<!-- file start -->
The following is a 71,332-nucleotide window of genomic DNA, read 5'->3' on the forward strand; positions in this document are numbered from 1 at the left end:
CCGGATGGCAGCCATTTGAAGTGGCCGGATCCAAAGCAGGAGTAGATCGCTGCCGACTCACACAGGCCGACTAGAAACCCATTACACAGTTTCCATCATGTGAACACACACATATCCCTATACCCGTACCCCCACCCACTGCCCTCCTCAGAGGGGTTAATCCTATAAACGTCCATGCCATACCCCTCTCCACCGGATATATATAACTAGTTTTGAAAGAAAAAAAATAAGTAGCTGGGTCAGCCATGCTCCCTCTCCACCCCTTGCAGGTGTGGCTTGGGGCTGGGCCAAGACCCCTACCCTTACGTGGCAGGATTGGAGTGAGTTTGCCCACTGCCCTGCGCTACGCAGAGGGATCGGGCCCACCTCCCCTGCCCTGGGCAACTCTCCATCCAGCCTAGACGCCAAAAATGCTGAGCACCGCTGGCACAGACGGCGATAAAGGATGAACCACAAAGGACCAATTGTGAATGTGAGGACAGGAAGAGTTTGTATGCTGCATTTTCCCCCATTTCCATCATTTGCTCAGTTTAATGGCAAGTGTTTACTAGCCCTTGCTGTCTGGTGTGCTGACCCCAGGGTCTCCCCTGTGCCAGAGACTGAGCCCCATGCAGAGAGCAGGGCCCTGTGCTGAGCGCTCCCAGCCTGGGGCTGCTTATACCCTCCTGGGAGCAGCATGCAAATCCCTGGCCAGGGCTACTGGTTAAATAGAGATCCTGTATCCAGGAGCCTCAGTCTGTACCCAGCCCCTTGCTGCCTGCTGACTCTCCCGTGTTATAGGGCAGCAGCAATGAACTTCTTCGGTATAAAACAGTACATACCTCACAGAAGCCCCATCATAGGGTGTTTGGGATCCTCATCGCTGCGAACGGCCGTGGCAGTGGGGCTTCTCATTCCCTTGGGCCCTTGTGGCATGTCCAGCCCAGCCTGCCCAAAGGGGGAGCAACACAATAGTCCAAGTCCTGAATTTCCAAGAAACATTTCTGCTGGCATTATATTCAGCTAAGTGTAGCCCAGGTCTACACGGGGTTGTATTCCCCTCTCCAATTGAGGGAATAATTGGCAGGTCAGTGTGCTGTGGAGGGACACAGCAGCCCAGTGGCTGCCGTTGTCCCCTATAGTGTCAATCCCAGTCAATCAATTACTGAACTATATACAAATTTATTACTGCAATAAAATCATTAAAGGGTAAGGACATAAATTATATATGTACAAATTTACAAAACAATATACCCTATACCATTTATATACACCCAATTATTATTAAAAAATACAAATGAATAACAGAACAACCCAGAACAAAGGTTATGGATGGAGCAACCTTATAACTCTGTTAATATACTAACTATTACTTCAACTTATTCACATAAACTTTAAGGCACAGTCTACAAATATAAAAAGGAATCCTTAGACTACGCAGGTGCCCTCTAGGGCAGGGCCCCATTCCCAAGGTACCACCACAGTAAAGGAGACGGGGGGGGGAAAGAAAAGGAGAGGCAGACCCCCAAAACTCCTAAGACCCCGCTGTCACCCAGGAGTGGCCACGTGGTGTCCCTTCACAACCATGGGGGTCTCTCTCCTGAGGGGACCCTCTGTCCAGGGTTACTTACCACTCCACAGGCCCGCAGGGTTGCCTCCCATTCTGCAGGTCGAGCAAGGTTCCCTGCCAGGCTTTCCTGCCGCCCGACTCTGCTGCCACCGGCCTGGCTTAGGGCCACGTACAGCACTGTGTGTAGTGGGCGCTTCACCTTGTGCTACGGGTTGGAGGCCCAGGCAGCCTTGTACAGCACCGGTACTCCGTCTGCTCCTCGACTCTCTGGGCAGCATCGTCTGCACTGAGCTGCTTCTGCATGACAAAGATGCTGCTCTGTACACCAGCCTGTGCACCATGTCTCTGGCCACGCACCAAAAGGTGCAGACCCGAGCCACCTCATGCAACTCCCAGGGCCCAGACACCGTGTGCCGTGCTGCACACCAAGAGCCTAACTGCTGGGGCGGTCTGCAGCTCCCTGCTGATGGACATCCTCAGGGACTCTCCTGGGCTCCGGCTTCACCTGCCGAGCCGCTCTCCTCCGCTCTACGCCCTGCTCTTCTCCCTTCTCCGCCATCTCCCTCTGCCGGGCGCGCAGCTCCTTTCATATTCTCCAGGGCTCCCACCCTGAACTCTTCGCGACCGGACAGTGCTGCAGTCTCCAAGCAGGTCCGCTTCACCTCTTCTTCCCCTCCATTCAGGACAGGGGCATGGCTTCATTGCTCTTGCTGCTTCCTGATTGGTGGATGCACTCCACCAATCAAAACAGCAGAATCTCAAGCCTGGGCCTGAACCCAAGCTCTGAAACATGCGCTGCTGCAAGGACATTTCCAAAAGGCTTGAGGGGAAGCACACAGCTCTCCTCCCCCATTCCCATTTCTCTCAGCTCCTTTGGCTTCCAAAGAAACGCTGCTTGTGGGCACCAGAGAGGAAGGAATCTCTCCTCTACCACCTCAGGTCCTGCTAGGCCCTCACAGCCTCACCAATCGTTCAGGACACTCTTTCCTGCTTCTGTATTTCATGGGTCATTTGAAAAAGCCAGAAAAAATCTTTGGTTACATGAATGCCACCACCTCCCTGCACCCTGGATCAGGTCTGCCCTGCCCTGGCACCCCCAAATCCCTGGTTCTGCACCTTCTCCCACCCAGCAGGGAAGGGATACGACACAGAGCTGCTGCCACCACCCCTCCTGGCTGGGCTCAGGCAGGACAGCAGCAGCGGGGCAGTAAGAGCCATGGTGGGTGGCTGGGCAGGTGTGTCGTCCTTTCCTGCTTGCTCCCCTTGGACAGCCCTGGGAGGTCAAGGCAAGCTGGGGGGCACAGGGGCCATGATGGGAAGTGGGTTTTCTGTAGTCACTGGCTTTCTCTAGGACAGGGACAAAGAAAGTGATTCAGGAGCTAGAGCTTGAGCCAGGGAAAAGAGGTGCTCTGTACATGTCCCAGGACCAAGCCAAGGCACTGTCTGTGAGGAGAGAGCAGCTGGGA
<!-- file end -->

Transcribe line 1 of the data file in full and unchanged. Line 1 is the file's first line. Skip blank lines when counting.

The following is a 71,332-nucleotide window of genomic DNA, read 5'->3' on the forward strand; positions in this document are numbered from 1 at the left end: